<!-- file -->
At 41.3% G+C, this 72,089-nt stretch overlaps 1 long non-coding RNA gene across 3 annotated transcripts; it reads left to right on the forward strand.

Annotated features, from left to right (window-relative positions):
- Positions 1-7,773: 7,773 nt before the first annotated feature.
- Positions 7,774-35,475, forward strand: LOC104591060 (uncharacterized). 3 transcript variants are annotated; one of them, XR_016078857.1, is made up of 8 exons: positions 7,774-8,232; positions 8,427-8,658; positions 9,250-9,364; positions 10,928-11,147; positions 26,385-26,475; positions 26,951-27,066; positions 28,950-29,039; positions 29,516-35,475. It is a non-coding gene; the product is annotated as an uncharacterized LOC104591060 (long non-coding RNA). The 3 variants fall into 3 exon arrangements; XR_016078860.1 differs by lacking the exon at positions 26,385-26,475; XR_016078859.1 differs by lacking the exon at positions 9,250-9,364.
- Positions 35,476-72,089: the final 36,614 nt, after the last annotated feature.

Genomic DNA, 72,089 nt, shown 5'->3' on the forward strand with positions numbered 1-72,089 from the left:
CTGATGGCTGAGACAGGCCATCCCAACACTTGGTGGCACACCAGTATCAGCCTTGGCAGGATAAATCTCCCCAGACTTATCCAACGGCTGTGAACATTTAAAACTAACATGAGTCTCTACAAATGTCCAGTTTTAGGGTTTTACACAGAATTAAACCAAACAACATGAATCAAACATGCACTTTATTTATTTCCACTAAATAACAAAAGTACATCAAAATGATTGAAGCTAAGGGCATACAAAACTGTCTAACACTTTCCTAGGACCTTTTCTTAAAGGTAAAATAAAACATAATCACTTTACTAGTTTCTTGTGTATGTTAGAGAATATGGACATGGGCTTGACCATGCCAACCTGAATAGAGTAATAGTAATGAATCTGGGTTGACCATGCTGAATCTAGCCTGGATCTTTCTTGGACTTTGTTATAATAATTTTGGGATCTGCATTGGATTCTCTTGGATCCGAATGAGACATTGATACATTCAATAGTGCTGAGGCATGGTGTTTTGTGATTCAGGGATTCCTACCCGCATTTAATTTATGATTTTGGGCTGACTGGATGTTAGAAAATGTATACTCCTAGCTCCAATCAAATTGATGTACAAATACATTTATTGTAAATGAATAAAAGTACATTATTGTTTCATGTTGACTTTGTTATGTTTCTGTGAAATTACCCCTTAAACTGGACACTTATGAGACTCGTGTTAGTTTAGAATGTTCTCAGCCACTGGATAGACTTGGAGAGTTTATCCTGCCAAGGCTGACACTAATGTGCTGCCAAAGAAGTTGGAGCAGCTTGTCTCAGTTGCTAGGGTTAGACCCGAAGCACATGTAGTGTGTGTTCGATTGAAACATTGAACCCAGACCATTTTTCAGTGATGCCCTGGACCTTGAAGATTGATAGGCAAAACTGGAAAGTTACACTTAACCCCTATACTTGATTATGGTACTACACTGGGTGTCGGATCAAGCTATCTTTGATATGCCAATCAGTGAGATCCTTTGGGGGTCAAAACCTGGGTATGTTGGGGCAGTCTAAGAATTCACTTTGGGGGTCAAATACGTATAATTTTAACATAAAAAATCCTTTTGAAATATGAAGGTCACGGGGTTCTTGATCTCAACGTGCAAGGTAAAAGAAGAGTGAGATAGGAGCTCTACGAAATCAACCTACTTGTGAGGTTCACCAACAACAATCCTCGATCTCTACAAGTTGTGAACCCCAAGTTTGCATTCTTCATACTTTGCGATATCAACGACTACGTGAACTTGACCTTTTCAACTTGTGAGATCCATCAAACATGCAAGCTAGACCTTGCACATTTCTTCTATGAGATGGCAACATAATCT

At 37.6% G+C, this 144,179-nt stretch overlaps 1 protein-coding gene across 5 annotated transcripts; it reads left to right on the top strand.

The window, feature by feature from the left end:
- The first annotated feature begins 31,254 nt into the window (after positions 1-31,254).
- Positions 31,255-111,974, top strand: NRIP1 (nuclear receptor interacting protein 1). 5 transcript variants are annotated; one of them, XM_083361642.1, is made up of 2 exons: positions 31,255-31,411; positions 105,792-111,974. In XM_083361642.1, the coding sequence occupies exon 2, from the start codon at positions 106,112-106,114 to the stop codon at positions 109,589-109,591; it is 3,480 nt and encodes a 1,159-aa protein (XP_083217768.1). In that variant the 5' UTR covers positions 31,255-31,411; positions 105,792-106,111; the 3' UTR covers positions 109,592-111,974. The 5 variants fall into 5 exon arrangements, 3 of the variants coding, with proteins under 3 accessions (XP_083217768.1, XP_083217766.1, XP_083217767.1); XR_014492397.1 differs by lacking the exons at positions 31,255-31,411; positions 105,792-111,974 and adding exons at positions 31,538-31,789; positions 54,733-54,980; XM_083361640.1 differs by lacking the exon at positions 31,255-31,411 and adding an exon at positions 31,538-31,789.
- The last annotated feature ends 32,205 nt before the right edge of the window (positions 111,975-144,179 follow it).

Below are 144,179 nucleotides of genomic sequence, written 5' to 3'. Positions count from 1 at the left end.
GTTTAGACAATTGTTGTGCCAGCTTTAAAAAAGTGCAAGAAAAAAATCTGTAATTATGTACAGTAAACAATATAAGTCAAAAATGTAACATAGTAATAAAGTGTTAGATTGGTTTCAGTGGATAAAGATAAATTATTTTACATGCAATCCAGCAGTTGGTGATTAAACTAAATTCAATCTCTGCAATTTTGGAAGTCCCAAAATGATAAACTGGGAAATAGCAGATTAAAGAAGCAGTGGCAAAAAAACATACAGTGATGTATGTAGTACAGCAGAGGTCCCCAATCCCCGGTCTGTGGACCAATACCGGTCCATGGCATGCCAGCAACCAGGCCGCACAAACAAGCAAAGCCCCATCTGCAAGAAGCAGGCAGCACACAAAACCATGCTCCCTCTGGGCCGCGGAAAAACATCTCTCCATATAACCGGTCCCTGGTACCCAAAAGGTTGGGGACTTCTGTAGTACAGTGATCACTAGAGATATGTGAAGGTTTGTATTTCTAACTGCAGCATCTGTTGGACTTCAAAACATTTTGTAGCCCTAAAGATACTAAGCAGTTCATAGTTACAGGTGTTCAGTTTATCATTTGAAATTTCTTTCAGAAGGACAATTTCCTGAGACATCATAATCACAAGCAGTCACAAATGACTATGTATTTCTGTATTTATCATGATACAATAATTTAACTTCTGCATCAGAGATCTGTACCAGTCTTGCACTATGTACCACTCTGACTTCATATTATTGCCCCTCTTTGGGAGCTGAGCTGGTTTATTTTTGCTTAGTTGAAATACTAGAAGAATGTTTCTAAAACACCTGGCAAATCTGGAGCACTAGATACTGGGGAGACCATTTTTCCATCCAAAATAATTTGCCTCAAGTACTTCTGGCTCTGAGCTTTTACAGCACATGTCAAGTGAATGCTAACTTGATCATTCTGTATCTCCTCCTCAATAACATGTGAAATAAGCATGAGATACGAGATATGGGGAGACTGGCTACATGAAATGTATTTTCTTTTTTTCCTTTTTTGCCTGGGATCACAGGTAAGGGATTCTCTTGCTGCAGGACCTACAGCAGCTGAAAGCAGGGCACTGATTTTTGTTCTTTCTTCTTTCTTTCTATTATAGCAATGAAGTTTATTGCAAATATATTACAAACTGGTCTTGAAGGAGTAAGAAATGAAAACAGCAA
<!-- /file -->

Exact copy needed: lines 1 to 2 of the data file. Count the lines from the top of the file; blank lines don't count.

At 41.3% G+C, this 72,089-nt stretch overlaps 1 long non-coding RNA gene across 3 annotated transcripts; it reads left to right on the forward strand.

Annotated features, from left to right (window-relative positions):